Panama is one of the top countries foreigners start businesses in. This is because doing business in Panama is cost-effective, safe, private and offers an abundance of business opportunities for both the full-time entrepreneur and part-time retiree. If you’re looking to start a business in Panama’s great economy, there are simple, basic steps you must take.
The Panama Business Process
The first step in starting a business in Panama is determining what kind of business it will be. The Panamanian government recognizes three different business structures: Sole proprietorship, partnership and offshore corporation. The latter two involve the assistance of a Panamanian business lawyer as legal documentation will be required.
The next steps involve compiling the required documentation and getting familiar with the various Panamanian laws concerning business operation.
Government Permit and Licenses
Every business in Panama, regardless of business structure must be registered with the Panama government. There are six steps in the registration process and they are:
- Income Tax Registry
You’ll need to get a government issued tax ID number and file an annual income tax return as well as pay for other taxes owed.
- Commercial License
Before your business begins operation, you’ll need to obtain a business license from the Ministry of Commerce & Industry.
- Municipal Taxes
Besides paying annual income taxes, your business will also need to pay local municipal taxes. You’ll need to also register with your local municipality to pay these taxes.
- Social Security Number
You and your business will need to get government-issued social security numbers.
5. Fumigation Certificate
Every business which is open to the public must be fumigated. A private fumigation company will need to be hired. The receipt will need to be presented to your local municipality in order to obtain a fumigation certificate. This certificate must be clearly displayed by your business’ entrance.
Now that you have obtained all of the required government permits and licenses, you are now ready to hire employees. If your company plans to have more than 10 employees, Panamanian law requires that 90% of your employee workforce to be Panama citizens. To hire foreigner they should have an official work permit.
There are certain exceptions to this requirement including employing foreign managers if the company does business abroad or utilizes technology that citizens may not have experience or knowledge in.
Panama’s Labor Laws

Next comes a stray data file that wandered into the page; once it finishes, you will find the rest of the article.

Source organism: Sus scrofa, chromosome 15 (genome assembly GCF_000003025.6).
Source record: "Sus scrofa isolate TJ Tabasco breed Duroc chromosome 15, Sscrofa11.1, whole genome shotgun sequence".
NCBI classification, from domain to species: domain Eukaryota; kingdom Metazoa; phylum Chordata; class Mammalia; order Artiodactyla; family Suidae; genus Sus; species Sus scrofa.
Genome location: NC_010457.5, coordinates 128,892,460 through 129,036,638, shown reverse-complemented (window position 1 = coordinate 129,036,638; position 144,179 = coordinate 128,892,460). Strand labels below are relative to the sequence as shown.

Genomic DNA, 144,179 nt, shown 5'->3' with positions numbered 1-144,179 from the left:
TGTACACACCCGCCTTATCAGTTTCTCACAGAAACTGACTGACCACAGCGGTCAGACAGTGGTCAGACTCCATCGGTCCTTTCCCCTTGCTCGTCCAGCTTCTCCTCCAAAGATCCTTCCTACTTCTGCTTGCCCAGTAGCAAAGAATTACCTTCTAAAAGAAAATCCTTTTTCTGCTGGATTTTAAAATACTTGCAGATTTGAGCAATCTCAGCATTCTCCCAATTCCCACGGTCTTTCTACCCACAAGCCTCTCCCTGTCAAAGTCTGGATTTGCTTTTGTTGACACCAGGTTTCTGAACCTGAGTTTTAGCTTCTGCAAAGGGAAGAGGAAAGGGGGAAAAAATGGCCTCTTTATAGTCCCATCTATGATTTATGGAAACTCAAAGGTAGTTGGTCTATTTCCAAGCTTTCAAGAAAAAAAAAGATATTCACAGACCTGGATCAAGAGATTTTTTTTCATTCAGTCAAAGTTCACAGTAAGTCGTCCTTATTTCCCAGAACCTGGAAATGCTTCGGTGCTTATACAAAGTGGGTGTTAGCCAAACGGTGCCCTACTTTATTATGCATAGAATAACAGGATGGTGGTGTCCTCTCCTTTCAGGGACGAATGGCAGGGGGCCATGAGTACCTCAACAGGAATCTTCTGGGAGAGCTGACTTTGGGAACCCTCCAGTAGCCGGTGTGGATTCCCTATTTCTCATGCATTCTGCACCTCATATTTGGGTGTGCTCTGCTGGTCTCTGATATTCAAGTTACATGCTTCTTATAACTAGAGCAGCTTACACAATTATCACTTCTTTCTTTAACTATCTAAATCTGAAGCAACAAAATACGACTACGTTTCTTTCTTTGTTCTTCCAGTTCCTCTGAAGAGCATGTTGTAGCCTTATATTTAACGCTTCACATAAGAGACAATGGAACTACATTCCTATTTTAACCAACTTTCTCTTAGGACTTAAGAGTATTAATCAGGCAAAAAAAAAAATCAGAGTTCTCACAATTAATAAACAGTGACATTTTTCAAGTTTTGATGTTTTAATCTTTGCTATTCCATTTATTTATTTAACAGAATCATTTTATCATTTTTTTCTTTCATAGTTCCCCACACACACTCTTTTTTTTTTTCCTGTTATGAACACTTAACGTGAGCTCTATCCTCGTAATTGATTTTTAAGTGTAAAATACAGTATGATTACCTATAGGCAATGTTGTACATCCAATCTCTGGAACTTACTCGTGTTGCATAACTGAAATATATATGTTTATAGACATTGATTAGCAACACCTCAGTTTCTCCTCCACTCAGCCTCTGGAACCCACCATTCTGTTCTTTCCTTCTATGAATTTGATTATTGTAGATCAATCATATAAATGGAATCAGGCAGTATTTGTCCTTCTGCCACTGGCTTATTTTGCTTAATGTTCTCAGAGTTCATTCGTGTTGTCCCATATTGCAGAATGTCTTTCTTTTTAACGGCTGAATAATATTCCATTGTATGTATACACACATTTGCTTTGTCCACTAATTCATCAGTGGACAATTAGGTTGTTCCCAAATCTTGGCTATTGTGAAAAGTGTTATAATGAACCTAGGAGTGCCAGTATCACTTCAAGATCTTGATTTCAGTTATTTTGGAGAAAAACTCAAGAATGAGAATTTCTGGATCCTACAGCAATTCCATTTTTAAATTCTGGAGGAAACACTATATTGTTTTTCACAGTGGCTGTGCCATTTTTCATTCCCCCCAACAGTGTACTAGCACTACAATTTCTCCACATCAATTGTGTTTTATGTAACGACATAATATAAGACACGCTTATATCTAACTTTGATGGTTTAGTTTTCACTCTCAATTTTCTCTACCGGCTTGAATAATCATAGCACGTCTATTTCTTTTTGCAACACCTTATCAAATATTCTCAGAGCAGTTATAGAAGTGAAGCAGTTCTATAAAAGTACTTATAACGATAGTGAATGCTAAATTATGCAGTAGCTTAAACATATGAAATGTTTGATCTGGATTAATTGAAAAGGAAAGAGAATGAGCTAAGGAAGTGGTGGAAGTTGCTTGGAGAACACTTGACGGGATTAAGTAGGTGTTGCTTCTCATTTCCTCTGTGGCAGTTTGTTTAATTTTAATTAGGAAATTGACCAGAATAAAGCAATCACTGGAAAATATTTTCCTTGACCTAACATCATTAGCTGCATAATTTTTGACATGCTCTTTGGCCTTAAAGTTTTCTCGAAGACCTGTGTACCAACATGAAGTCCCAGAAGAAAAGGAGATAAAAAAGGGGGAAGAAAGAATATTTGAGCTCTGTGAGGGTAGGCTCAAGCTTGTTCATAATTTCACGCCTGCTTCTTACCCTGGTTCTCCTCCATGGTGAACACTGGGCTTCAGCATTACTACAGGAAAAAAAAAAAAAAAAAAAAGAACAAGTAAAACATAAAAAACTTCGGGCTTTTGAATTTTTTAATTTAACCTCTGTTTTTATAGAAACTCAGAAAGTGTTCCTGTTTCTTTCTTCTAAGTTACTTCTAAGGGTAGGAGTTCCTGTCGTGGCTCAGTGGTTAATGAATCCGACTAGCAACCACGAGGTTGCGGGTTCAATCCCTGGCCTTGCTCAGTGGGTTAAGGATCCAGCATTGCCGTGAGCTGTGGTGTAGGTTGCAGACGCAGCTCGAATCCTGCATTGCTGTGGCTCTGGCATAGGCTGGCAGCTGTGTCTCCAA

There are some Panama labor laws you need to consider and implement in order to do business. Each employee is hired with a written employee contract. Other rights all employees are entitled to include:
- Minimum Wage
- Maximum Hours
- Paid Vacation Time
- Right to Join Unions
Leasing Office or Business Premises
When obtaining a lease for your Panamanian business, you’ll need a written lease contract that must:
- Properly describe the location of the business.
- State the amount and frequency of the lease payments, length of the lease period, whether there is a Security and/or Damage deposit, who pays for gas, water, electricity, and repairs.
- It must be signed by the property owners and the tenants.
- All signatures must be Notarized before a notary public.
Business Bank Account
After getting your business registered, hiring employees and securing a business office, you need to set up a business bank account.
To set up a business bank account, you’ll need to do/have the following:
- Participate in a phone interview with a bank representative. In most cases, an in-person interview is preferred. Some banks permit phone interviews.
- Provide a copy of your signature and each director’s and managers passport, along with their picture, an information page and an entry stamp.
- Provide a copy of a second form of identification such as a national ID card or driver’s license.
- Two bank references for each company director and account signatory.
- Two professional references for each company director and accounts signatory.
- Proof of Address: You must provide a copy of a utility bill (phone, water, electricity, cable TV, or Internet service) which contains your name and address.
- A brief letter or “company profile” detailing the type of business the account holder will participate in.
Starting a business in Panama is relatively easy and can happen smoothly and quickly with the help of a Panamanian business lawyer. The professional and experienced lawyers at Mata and Pitti Panama law firm can help you make your Panamanian business venture a reality. Contact us today to learn more.